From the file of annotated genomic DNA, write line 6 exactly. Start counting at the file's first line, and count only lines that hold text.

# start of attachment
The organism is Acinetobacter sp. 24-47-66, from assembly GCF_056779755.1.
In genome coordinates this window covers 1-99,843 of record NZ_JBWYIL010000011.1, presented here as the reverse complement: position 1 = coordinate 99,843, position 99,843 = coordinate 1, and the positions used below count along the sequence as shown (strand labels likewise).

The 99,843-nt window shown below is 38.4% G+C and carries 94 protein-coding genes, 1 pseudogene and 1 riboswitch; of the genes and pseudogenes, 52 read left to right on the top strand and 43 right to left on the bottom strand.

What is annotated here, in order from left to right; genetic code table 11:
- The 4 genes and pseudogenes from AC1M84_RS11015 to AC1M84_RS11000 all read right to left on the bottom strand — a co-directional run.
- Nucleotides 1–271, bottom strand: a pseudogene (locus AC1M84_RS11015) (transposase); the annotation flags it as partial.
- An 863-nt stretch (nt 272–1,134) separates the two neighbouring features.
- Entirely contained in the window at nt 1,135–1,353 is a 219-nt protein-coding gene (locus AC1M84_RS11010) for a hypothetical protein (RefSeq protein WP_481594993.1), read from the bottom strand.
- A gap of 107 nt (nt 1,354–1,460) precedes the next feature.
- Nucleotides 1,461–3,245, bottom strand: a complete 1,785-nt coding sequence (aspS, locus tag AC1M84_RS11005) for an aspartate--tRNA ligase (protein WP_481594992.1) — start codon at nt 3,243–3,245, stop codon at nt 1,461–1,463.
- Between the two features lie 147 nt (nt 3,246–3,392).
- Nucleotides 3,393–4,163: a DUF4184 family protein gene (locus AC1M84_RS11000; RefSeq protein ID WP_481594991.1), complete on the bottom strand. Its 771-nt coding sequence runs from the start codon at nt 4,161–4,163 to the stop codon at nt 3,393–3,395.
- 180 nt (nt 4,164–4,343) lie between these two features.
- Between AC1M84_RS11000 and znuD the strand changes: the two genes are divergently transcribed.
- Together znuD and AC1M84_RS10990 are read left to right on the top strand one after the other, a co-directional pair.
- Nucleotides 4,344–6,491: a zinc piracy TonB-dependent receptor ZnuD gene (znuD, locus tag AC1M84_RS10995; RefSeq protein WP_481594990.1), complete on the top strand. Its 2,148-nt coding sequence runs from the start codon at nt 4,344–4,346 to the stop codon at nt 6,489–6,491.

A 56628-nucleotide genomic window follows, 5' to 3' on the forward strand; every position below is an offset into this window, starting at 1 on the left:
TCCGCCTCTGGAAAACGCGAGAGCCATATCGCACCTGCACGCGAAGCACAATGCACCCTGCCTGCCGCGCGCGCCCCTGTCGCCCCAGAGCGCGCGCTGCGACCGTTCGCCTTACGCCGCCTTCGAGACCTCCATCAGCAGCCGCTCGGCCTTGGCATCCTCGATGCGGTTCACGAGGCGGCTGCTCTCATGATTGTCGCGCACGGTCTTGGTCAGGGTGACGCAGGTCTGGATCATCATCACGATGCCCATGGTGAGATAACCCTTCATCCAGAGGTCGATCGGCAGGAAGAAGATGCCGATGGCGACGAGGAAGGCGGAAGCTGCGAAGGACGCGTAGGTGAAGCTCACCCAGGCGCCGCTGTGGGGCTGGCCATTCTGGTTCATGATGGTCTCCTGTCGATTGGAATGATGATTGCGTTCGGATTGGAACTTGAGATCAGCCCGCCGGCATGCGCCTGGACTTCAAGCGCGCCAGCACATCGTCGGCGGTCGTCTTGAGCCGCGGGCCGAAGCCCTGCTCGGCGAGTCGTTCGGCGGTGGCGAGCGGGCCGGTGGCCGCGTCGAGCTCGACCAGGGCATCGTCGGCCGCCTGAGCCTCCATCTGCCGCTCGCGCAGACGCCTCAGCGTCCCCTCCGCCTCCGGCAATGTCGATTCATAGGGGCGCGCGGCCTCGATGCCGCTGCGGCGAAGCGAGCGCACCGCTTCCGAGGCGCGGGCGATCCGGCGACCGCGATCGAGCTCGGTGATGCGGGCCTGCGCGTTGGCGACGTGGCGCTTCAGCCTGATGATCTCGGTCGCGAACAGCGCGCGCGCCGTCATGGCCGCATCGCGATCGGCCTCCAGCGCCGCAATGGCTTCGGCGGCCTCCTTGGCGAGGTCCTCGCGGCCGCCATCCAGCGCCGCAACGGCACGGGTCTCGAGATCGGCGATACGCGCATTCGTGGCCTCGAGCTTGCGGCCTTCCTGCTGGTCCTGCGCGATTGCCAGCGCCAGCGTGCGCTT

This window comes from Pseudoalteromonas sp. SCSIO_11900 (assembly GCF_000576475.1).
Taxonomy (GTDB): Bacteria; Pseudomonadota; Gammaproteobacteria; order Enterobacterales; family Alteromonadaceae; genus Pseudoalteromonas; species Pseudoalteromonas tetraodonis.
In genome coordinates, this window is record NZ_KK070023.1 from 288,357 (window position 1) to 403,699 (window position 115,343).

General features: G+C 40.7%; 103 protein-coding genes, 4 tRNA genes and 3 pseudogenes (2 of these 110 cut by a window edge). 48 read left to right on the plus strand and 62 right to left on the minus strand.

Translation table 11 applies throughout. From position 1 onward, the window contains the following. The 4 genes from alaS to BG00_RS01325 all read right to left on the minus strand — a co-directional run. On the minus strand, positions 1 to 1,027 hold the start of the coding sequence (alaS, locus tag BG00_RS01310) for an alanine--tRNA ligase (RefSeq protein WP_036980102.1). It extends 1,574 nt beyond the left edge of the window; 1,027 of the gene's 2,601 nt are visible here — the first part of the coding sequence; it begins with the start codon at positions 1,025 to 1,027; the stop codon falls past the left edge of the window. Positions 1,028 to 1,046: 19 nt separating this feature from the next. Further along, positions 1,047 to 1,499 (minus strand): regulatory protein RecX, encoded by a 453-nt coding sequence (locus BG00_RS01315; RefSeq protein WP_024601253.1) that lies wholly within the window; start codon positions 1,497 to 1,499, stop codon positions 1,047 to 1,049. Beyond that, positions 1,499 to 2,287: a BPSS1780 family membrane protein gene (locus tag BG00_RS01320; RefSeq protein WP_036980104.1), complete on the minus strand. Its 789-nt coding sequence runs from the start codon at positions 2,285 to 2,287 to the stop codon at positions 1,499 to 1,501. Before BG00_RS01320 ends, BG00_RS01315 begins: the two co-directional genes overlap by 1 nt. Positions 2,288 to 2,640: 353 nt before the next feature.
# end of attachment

- Nucleotides 1–271, bottom strand: a pseudogene (locus AC1M84_RS11015) (transposase); the annotation flags it as partial.